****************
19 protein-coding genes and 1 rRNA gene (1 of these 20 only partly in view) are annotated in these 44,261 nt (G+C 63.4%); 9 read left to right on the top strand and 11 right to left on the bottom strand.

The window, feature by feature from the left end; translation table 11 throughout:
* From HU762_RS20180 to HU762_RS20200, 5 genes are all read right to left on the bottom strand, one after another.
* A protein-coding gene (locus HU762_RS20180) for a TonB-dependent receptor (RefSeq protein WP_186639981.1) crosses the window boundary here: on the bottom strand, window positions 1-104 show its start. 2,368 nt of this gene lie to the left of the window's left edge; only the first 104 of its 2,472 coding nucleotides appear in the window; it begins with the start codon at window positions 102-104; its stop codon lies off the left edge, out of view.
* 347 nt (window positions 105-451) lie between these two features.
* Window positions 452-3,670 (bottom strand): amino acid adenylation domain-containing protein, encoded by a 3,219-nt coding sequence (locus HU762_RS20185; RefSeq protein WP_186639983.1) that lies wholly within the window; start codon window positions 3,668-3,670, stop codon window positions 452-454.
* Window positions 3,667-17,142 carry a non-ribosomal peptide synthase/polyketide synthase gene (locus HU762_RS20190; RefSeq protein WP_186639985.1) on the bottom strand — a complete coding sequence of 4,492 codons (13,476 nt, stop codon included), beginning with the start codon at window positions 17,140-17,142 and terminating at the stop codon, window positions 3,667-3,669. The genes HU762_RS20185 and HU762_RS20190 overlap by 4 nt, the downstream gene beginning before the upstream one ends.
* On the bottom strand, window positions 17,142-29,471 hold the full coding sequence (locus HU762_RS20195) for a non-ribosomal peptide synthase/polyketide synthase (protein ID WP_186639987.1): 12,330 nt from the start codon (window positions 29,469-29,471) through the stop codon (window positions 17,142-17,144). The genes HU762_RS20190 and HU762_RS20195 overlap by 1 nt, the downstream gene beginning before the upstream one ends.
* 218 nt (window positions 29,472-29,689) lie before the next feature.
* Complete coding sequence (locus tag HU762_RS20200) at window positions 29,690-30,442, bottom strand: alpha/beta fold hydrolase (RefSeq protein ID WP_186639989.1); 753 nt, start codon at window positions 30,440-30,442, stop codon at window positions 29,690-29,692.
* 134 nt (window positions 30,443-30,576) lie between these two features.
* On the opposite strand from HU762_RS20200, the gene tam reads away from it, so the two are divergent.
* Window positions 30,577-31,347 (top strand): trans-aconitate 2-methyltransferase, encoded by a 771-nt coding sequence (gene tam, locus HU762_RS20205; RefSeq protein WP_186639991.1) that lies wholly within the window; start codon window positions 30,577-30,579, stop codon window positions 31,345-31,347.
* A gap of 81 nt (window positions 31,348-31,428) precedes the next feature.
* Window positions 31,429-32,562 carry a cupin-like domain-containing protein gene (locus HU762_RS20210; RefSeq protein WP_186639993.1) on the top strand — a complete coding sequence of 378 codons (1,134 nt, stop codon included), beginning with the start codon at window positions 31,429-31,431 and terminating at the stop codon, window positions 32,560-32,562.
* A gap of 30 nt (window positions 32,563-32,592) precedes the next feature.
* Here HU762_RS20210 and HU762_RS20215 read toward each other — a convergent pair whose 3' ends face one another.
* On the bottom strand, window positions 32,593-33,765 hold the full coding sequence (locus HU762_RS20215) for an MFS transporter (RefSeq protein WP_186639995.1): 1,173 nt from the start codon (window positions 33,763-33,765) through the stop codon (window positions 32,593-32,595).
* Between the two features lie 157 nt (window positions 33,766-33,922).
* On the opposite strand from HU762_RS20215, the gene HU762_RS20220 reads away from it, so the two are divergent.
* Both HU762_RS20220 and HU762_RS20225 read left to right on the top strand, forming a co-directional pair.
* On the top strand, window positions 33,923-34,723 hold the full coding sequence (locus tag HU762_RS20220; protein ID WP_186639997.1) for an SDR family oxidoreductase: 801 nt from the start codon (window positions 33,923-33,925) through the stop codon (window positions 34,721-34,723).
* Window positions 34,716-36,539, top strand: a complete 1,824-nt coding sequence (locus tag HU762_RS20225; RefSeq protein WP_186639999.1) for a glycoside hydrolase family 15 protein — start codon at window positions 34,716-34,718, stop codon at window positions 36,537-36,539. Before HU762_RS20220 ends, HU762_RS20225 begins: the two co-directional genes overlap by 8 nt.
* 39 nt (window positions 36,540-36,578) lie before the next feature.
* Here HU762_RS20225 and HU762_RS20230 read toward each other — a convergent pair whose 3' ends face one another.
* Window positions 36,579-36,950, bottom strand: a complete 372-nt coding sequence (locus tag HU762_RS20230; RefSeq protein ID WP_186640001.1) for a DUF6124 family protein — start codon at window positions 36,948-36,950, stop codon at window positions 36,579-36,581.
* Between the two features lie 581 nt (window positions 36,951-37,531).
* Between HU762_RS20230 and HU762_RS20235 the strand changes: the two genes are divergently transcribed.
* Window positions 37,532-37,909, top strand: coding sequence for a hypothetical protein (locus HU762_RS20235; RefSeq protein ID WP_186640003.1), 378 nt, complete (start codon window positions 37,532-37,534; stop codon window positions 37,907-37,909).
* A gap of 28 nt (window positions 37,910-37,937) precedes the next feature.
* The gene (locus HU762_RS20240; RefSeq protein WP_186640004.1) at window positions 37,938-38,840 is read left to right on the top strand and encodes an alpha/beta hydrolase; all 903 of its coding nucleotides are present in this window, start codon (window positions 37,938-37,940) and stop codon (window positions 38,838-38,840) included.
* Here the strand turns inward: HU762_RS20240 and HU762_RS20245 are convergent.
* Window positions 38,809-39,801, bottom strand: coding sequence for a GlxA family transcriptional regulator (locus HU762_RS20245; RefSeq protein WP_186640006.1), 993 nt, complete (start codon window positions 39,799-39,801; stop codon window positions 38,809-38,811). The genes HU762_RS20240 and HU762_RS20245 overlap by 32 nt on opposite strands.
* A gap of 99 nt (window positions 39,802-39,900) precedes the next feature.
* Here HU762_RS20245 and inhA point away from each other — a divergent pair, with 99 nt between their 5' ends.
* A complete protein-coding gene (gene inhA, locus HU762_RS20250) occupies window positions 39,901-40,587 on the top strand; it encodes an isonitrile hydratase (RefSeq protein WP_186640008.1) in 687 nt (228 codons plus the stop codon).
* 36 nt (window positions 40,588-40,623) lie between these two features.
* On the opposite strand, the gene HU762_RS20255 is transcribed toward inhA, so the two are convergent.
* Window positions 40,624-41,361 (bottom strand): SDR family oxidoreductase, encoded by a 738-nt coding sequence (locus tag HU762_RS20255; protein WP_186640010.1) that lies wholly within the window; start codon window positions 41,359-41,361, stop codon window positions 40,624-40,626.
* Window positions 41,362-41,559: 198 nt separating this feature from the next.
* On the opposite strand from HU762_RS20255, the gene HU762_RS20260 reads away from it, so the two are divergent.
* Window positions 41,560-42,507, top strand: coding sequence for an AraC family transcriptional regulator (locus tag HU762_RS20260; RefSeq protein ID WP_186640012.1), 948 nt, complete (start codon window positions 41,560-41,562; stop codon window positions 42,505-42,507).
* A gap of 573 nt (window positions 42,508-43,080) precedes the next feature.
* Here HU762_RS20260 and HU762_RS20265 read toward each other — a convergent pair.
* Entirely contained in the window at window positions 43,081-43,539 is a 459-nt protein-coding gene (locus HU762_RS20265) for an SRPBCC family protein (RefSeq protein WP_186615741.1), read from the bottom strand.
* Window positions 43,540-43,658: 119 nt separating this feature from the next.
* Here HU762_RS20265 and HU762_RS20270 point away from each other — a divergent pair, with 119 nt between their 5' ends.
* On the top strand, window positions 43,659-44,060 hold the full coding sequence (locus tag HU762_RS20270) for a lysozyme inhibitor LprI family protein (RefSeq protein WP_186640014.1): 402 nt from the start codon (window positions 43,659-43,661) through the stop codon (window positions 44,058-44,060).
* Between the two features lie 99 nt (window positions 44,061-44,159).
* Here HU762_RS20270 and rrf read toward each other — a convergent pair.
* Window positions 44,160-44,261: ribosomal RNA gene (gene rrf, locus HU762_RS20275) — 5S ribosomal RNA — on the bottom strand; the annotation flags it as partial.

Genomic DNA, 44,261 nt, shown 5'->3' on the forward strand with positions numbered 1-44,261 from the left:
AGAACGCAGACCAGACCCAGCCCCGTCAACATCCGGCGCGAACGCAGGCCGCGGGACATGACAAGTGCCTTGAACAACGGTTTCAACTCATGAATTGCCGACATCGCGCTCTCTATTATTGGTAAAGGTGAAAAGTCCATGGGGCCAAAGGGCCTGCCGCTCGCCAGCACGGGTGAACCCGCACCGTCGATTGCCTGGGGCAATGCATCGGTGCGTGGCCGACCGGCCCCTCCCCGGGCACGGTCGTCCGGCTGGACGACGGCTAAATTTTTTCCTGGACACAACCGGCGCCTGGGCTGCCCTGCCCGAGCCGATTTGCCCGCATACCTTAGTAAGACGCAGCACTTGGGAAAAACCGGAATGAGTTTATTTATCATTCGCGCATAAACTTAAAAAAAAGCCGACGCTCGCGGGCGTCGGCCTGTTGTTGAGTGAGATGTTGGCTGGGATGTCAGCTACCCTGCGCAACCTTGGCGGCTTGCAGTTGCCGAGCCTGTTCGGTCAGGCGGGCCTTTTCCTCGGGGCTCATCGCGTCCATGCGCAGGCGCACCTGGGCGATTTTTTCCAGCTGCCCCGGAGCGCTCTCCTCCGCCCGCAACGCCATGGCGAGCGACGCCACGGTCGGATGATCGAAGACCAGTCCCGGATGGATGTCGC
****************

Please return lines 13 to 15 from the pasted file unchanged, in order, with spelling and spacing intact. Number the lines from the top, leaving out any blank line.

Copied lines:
* Window positions 30,577-31,347 (top strand): trans-aconitate 2-methyltransferase, encoded by a 771-nt coding sequence (gene tam, locus HU762_RS20205; RefSeq protein WP_186639991.1) that lies wholly within the window; start codon window positions 30,577-30,579, stop codon window positions 31,345-31,347.
* A gap of 81 nt (window positions 31,348-31,428) precedes the next feature.
* Window positions 31,429-32,562 carry a cupin-like domain-containing protein gene (locus HU762_RS20210; RefSeq protein WP_186639993.1) on the top strand — a complete coding sequence of 378 codons (1,134 nt, stop codon included), beginning with the start codon at window positions 31,429-31,431 and terminating at the stop codon, window positions 32,560-32,562.